Looking for the Sizzle, Not the Steak
A report in the San Antonio Express-News last week about a civil lawsuit caught our attention.
The 2018 lawsuit centered around the sexual assault of a minor and was only recently publicized in a string of billboards up and down the IH-35 corridor.
What makes this story unusual is not the unexplained delay in publication of the judgment, but the judgment itself—an unprecedented $1.25 billion, none of which has been (or ever will be) collected by the plaintiff.
It will never be collected, not only because the defendant cannot pay it, but because the law firm handling the case apparently never sought to collect a dime of the damages. In fact, according to the Express-News, the client was told the firm was “closing the case” after the client declined to participate in advertisements promoting the firm.
So, what leads a law firm to pursue a lawsuit if it doesn’t plan to enforce the judgment?
As we’ve discussed previously, many advertising personal injury trial lawyers exploit “social inflation”—or society’s collective devaluation of a dollar—in the promotion of their services. As the general public gets accustomed to seeing larger and larger verdicts (and eye-popping salaries for athletes, entertainers and others), their perceptions about money become skewed.
When these good citizens are then tapped to sit on a jury, they tend to believe a high-dollar verdict should be rendered in every case. In this way, run-of-the-mill car wreck cases begin to yield significant judgments and cases with serious injuries tend to yield astronomical judgments. In many cases, the judgments far exceed the amount a reasonable person would regard as necessary to make the plaintiff whole.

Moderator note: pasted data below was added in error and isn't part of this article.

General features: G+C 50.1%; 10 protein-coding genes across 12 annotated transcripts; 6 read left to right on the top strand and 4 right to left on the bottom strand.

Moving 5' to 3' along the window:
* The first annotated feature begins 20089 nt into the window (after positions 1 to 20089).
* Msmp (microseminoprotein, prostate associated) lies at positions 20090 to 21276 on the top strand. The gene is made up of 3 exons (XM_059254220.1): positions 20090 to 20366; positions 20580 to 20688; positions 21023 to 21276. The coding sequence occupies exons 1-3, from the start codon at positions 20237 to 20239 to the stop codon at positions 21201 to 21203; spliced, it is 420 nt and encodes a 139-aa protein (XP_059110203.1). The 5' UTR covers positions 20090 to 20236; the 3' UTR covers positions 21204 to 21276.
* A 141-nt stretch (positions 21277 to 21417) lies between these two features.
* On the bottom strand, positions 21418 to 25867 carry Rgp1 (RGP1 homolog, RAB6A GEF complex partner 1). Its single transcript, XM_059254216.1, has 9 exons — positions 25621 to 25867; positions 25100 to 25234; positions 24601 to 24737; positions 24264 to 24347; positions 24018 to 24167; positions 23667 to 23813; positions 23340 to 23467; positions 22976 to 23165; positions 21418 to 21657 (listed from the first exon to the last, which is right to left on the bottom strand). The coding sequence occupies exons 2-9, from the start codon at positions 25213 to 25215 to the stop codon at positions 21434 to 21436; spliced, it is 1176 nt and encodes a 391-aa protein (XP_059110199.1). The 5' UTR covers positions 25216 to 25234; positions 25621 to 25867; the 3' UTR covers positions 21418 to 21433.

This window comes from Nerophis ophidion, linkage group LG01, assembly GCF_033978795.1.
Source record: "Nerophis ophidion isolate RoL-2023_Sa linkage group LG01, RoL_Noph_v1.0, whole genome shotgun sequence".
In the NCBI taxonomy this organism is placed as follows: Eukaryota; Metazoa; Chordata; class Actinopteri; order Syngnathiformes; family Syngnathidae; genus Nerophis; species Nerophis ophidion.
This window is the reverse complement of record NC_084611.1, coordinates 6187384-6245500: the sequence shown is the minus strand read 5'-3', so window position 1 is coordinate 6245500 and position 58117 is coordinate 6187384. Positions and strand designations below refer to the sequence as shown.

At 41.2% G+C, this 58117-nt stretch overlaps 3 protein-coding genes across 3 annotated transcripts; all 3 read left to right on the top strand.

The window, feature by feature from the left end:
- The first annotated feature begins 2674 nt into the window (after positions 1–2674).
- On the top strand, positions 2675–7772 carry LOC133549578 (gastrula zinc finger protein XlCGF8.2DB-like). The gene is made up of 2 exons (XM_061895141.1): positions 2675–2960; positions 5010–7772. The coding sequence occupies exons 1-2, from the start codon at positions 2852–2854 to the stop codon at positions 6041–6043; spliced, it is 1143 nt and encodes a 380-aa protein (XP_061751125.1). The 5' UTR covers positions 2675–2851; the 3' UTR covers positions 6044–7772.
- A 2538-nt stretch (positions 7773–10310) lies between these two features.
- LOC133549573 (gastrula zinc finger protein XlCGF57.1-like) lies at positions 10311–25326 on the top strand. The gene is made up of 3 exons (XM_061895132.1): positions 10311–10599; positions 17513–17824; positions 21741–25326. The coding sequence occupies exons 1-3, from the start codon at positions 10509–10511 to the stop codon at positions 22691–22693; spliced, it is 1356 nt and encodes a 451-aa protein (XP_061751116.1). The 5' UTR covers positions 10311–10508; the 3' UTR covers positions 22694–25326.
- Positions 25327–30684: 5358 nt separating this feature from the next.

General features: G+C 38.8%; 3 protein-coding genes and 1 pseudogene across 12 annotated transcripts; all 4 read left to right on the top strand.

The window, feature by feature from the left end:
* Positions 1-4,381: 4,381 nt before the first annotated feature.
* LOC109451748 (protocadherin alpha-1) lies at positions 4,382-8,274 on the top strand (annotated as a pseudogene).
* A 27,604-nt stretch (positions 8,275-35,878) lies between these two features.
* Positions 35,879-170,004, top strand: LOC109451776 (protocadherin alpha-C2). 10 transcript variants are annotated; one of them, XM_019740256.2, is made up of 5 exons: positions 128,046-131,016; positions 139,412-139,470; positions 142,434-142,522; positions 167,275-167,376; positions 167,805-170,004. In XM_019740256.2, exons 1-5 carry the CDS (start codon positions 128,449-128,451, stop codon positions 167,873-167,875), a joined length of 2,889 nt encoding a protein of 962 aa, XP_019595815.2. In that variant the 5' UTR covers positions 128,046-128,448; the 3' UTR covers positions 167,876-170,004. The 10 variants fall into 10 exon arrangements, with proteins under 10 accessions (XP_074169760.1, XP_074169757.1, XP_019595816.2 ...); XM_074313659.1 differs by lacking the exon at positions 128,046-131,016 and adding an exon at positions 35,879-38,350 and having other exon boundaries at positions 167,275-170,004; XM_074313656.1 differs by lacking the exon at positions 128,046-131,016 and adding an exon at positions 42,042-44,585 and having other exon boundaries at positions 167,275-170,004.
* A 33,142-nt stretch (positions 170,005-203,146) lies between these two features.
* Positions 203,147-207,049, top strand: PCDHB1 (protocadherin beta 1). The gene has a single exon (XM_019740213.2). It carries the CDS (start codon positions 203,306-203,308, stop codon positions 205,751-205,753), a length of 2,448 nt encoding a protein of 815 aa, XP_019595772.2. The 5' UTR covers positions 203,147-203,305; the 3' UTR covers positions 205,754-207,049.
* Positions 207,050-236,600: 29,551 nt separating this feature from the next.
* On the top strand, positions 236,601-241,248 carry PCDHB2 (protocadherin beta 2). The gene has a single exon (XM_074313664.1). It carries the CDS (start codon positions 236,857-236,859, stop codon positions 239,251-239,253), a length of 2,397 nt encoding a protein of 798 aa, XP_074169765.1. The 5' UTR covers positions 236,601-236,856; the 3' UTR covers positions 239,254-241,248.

What makes this particular story more intriguing is that prior to a recent rule change by the State Bar of Texas, the attorney wouldn’t have been able to advertise the billion-dollar judgment in the same way. According to the article:
“Previously, the rules stated that an advertisement was deemed false or misleading if it contained any reference to past successes or results obtained — unless the amount involved was actually received by the client.
Attorneys also had to disclose their fees and litigation expenses when the gross amount of the award was part of an advertisement.
Those requirements were removed effective July 1. Lawyers no longer have to disclose the “net to client” in their advertisements. Nor must they disclose attorney fees or litigation expenses.”
So, while the billboard is technically correct—the court did award $1.25 billion in damages in this case—it is plainly misleading to suggest the lawsuit provided any financial benefit to the client. It was, in effect, a publicity stunt by the attorney. And even though the client refused to participate in the continuation of the attorney’s publicity stunt, the attorney didn’t care. He erected dozens of billboards to acclaim his own virtue and success, and attract more clients for his own financial gain.
For this and many other advertising personal injury trial lawyers, a billboard is worth a thousand words. And now they may freely advertise massive verdicts and judgments without specifying that their clients may not be any better off because of them.
Or, as one attorney put it, “The public goes for the sizzle as opposed to the steak sometimes.”